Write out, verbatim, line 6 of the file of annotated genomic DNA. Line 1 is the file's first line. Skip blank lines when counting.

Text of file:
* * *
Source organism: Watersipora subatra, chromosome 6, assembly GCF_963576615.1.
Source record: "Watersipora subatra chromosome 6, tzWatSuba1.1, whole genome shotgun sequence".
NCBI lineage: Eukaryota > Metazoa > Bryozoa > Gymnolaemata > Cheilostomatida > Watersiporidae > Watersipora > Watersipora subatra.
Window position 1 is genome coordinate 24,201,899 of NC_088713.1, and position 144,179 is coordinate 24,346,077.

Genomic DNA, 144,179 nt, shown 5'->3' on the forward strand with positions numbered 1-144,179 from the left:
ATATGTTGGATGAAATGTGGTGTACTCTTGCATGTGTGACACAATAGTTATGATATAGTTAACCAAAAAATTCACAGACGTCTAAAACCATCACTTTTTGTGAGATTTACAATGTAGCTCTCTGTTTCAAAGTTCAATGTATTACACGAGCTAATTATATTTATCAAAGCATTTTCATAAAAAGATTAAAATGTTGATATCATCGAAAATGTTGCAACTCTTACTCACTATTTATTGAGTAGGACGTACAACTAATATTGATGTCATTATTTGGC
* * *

ATATGTTGGATGAAATGTGGTGTACTCTTGCATGTGTGACACAATAGTTATGATATAGTTAACCAAAAAATTCACAGACGTCTAAAACCATCACTTTTTGTGAGATTTACAATGTAGCTCTCTGTTTCAAAGTTCAATGTATTACACGAGCTAATTATATTTATCAAAGCATTTTCATAAAAAGATTAAAATGTTGATATCATCGAAAATGTTGCAACTCTTACTCACTATTTATTGAGTAGGACGTACAACTAATATTGATGTCATTATTTGGC